Dinner at Atomix

Dinner at Atomix

at Atomix on 29 June 2022
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Meal Views

Atomix is most certainly one of the most interesting restaurants in New York City and by extension maybe even in the USA. Junghyun ‘JP’ Park who worked in places like The Ledbury in London and Jungsik in Seoul and his wife Ellia started out by themselves in 2016 with a casual eatery, Atoboy. With Atomix they went upmarket. It is a subterranean counter seating restaurant with a bar upstairs which now also serves a shortened menu.
JP’s menus are inspired by his childhood in Korea and each dish is explained at length in a very thoughtful card which one gets for each course. It describes the inspiration as well as the ingredients in detail.
His food is very flavorful, layered masterfully and always has a great texture which heightens the sensory enjoyment of each dish. He restrains himself in using the now omnipresent luxury ingredients in sticking to the traditional use in Korean cuisine.
Some of the dishes are pure genius.
One of the early dishes was a butterfish in eggplant naeng-guk (cold soup). Guk or soup, it gets explained, is a very important component of Korean cuisine. Normally served hot, in the summer there is a cold version. Here, the raw butterfish, treated with ginger, rice vinegar and salted dashi, sits in cold eggplant soup and is topped with chervil, French parsley. One gets instructed to mix the whole up and then eat it. It created an unbelievable fresh flavor with the butterfish adding a nice texture to the dish.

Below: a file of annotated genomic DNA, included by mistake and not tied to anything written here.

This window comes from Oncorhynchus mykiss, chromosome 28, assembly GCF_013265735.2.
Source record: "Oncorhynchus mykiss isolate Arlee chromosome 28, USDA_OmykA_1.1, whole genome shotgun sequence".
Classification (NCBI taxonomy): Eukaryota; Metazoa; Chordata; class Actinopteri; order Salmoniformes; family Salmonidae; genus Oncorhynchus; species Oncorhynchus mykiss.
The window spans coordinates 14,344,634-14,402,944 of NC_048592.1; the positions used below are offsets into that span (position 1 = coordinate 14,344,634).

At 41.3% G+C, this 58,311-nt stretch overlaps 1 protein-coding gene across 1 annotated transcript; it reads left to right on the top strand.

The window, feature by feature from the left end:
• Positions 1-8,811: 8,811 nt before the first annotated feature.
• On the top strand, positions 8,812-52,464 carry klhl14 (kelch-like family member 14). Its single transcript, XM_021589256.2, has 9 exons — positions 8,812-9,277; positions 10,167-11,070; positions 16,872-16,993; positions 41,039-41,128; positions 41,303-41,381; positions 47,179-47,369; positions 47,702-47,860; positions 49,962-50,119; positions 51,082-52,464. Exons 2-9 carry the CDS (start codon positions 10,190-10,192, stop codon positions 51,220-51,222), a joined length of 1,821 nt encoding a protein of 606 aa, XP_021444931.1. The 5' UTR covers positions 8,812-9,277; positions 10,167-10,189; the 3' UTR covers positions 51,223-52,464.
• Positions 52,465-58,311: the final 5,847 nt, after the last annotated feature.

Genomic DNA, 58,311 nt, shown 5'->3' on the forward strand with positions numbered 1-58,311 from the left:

The Red Pepper Noodles with Jellyfish Salad and Quail egg, served in Pine nut milk was another highlight. The pepper gelatin noodles paired wonderfully with the crunchy jellyfish, creating a tension in texture and taste which got perfectly balanced by the mildness of the pine nut milk. What inventiveness?
One of the mains was a good sized piece of sea bass from Japan, sitting on fava beans with black currants in an ankimo (monkfish liver) sauce. It was topped with a twigim (fried vegetable) of large scallion (대파 daepa). In Korean style a lotus root banchan was served on the side to be eaten alongside the sea bass. Again, a wonderful play with flavors and various textures in perfect harmony.
The service, as it is custom in counter seat restaurants, combines front office staff with the chefs from the open kitchen. The dishes get presented and explained competently and all of the questions patiently answered.
The wine pairing gives the dinner a choice of two, whereas for me the simpler one offered the more interesting wines.
Of course, a place like this, serving such wonderful and creative food and having a very limited number of seats, is very hard to book. They have a rolling monthly opening, so better get ready with multiple devices. Even better rope in your friends to help you click on the “reserve” button to increase your chances. You will thank them for their support.

10 / 10

Sweet shrimp, Green asparagus, Dashima, Bone marrow

Mussel bun, Myeongran jeot

Sundae, Corn meringue, Tomato

Butterfish, Eggplant naengguk, Miyeok, Chervil

King crab, Golden kaluga caviar, Celtuce, Gim

Red pepper, Jellyfish, Quail egg, Pine nut milk

Bamboo, Scallop, Duck yukpo, Duck dashi
Potato & radish namul, Egg yolk

Sea cucumber, Jidan, Gochugaru, Shrimp
Squash stem rice, Dubujang

Sea bass, Fava bean, Monkfish liver, Black daepa
Lotus root jorim, Soy milk gel

Lotus root banchan

Porcelet, Avocado, Beltfish innard jeot, Raspberry
Buckwheat noodle, Gochugaru, Gim

Maesil, Sugar snap pea, Ginger, Chopi

Burdock, Truffle, Jocheong, Ricotta